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Richmond Villas Appeal 

The matter referred to below relating to the sale of land on the south side of Richmond Villas, and the Ngati Maru Railway land came to council yesterday, along with in person submissions from owner Colin Parker, and his barrister - Colin Brabant.

The paper from the Council solicitor - Paul Davies argued that Council had complied with all the statutory requirements in seeking to revoke the reserve status of the land, and its disposal to Ngati Maru. Mr Brabant argued that the Reserve status should not be revoked, but if it was, then RVL should have the opportunity of tendering for it as the site was essential for preserving access to morning sun that may be compromised by any building on the site. Alternatives around this were also proposed.

Brabant referred to the Dunbar case wherein:

To put it another way, the Court did not agree with someone having an uncontested advantage over others in the market, unless there was a policy reason to support it. It is an offer back to former owners to the exclusion of others in the market who may be interested which would be unreasoinable in this context.

Brabant suggests that the property was deliberately under-valued ($12,500), either because of instruction from the owner, or "erroneous assumption."  Pretty strong stuff, particularly as Brabant suggests that RVL's potential interest appeared to have been deliberately overlooked, as evidenced in particular by the valuation having been "deliberately discounted."

Brabant indicated RVL's willingness to purchase, and landscape the area as an alternative to any building activity thereon, particularly in relation to the largest of the three blocks.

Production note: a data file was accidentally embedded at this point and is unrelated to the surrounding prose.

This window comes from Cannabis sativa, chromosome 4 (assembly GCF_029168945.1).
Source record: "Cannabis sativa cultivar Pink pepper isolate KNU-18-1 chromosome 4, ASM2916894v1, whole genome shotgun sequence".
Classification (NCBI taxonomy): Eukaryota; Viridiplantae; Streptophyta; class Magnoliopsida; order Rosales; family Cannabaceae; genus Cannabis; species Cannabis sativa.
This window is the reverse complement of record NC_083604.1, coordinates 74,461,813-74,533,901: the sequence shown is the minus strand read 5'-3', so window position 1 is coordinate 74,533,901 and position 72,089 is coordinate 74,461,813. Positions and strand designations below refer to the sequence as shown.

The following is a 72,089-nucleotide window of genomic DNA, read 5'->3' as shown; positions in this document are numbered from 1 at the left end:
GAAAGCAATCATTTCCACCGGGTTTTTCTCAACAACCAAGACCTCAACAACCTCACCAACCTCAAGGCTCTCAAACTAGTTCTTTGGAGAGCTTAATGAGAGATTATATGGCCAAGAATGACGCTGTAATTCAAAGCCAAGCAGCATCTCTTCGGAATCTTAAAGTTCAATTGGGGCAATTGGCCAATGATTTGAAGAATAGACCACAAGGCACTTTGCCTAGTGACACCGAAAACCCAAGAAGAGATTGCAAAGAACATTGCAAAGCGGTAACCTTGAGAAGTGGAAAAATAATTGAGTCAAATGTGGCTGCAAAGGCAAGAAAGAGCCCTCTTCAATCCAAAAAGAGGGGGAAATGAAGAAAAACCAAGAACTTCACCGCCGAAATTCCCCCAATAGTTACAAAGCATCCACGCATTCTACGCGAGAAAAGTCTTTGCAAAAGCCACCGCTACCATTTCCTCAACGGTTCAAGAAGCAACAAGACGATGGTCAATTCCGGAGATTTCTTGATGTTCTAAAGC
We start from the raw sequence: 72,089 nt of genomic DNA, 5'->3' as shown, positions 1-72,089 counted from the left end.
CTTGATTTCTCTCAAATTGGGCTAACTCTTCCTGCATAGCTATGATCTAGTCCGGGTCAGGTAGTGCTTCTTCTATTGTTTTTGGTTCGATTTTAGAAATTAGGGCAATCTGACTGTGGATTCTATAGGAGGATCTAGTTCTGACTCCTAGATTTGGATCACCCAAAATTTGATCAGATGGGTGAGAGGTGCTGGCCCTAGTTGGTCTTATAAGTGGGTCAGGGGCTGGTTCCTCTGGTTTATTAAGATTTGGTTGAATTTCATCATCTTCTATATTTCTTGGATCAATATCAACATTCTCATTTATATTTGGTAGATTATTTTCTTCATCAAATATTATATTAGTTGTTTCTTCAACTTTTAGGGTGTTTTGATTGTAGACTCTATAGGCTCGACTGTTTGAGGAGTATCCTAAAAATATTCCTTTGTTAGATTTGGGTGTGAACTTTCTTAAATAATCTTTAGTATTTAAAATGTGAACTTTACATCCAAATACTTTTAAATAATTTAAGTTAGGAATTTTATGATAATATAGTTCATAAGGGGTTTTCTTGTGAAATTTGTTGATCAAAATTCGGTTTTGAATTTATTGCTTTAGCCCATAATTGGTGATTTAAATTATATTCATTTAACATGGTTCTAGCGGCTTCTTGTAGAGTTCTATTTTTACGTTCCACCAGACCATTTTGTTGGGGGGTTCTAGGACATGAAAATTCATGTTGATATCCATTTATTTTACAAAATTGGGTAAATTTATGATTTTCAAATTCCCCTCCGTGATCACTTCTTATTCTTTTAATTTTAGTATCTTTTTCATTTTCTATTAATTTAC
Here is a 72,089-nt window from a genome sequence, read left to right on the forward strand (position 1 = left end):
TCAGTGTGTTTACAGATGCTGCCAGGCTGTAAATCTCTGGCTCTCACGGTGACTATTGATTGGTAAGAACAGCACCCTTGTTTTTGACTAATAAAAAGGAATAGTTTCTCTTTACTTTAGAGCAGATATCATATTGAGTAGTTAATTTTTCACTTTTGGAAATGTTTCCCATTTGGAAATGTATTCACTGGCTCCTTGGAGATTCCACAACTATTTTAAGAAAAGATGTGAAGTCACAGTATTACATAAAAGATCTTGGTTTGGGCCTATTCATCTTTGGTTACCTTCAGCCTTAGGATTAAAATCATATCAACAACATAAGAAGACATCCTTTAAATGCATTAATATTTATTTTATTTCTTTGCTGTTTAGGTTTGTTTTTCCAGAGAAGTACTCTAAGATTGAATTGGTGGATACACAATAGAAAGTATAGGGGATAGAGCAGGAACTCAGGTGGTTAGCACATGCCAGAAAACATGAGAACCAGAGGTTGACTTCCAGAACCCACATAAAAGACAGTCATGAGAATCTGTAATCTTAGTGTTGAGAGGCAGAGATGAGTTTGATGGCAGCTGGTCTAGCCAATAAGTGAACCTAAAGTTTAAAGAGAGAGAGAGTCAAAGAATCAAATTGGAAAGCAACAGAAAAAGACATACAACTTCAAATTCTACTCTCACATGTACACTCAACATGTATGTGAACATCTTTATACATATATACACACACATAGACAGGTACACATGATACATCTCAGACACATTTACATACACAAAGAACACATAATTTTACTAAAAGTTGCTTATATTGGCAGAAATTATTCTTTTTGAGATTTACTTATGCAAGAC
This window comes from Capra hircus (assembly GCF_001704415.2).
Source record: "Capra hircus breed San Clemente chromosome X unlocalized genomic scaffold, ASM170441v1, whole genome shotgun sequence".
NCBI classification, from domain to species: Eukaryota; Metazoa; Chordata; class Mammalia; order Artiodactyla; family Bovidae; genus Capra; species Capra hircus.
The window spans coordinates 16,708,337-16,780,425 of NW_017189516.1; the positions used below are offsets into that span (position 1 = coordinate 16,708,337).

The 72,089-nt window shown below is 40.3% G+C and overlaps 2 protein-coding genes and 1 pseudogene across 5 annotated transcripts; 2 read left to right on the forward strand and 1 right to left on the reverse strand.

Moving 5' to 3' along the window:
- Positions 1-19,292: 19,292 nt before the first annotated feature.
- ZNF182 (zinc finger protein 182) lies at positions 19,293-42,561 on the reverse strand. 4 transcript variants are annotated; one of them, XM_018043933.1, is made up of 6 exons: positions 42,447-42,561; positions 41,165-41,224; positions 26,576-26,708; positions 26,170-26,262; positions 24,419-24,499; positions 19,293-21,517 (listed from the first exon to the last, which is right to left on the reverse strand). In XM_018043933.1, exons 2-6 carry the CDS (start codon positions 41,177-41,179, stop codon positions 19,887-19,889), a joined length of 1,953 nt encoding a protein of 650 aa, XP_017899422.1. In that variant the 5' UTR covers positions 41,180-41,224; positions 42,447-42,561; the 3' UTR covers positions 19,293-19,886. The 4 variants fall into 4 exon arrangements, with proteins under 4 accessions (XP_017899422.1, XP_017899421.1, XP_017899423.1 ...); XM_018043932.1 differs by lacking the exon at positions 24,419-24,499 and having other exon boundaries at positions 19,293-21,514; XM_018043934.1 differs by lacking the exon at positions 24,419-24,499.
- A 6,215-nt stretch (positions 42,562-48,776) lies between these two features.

Amongst general disquiet at the process amongst the Councillors, Mayor Goudie saw fit to propose that the matter be taken off the agenda , and the parties undertake negotiations to see if a satisfactory settlement could be achieved.This motion passed without argument.

This incident reflects badly on all concerned, and although the desire to treat with Ngati Maru can be understood, it is unacceptable to undertake apparently secret negotiations in this manner. It makes our Council look incompetent, and biased, even if best intentioned.





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Reader Comments (2)

A good summary/read.

For the life of me I can't work out why the parties are squabbling over a piece of land which is highly contaminated from scrapings from boat hulls, and is so low-lying it will be one of the 1st to be flooded from the sea with the sea level rise.

Just two weeks ago half the road entrance into the Thames Marina was covered with a spring tide. Now just add (more) water – at least half a metre of sea level rise is "baked in" to the climate system regardless of any effort we make in the meantime.

Neither the registered valuation nor the Council decision, nor submissions made by the adjoining owner made any reference to sea level rise threats.

Keeping the Reserve as a buffer and protection against sea level rise makes good sense - but no - it is to sold to allow potentially very intense built development! Parallel universe?

August 9, 2017 | Unregistered CommenterDenis Tegg

"Keeping the Reserve as a buffer and protection against sea level rise makes good sense - but no - it is to sold to allow potentially very intense built development! Parallel universe?"
Bang on Dennis. It does appear that we are unwilling to accept that, business as usual, is no longer a sensible position to take.
The elephant in the room is trampling on things that are so deeply embedded in our processes and vision that we will / (can)not see the imperative need for alternatives and revisioning.
Looking a little further into the future is a very brave thing to do - especially when the consequences may be dire.
This piece of land may only be small, even inconsequential, but wise heads may understand that the issues that sit behind it are great and of significant consequence.
If we don't talk about it, it isn't there?

August 9, 2017 | Unregistered CommenterRussell

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